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Get a Business Checking Account

Separate business and personal accounting is essential when you file your tax return, and it can save you money in the long run. You should get a checking account right immediately to get your business off on the right foot.

Choosing the Right Bank & Establishing a Relationship

As a local business owner, you will want to open an account at a bank that is friendly to small businesses. Find a bank that shows a commitment to small businesses, and lends to local small businesses, because there is a good chance you will need a business loan to help you grow eventually.  Establishing a good relationship with your bank early on will be a huge help when you ask for a line of credit or a loan later.  Read the SBA article on The Benefits of Making Your Banker Your Friend  

Finding Local Banks

Community Banks
Community Development Institutions (PDF - includes some non-bank institutions)
Credit Unions
All FDIC Insured Banks (includes community and traditional, but not credit unions)

Types of banks

There are many banks to choose from in Oakland and the Bay Area, and many of them serve small businesses. To help you understand the difference between the various types of banks, we offer a brief description of the major types:

Community Bank
Community banks are locally-owned and operated banks that offer all of the standard services of other banks but with a focus on the serving the specific needs of the local community. Some community banks may be focused on mortgage lending, others on small business, etc. Loans are primarily given to people and businesses in the local area, helping to build the local economy.  Learn more from the Independent Community Bankers Association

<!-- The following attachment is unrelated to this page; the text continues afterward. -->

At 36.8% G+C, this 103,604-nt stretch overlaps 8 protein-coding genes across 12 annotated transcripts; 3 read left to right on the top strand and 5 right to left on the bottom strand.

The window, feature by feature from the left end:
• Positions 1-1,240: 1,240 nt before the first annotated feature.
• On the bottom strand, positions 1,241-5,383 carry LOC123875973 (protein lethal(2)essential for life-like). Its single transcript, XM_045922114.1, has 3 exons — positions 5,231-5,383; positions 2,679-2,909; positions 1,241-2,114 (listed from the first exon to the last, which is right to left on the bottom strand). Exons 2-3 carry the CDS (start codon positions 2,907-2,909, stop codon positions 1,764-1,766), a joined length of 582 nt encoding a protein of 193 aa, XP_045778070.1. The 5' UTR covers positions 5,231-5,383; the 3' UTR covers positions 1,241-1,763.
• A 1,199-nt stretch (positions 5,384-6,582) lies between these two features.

Community Development Bank
Community Development banks provide capital to help economically distressed communities through targeted lending and investing.  Like community banks, they are locally focused, while also serving specifically low-income and underserved individuals and neighborhoods.  Learn from from the Community Development Bankers Association

Credit Union
A Credit Union is a non-profit financial cooperative, owned exclusively by its members, designed to pool savings so that members can get loans at a reasonable rate. Credit unions are often locally focused because their memberships are usually based on where people live or work. Credit unions are often more focused on consumer loans rather than business loans. For more information, check out the National Credit Union Administration

Traditional Commercial Banks
Traditional commercial banks are institutions for the purpose of making profits for their owners and shareholders.  As banks continue to merge, the remaining banks become larger and have a larger geographic footprint, from local to national to international. To learn more about banks in general, check out this  Banking Basics document from the Boston Federal Reserve

Alternative lenders are focused on strengthening the local economy and creating jobs in the community; this mission means that they will spend more time looking at aspects of a business beyond credit scores that can help show that a business is a good candidate for a loan.

Documentation required

In order to obtain a bank account you will usually need the following: 
•    Business Tax ID #
•    Business name filing document, such as a Fictitious Name Certificate
•    Organizing document, such as Articles of Incorporation (if available) or bylaws
•    Corporate Resolution identifying authorized signers if officer names are not listed on Articles of Association or bylaws

It is also in the best interest of the business that two signers are required to open the account and to sign checks.


 

 
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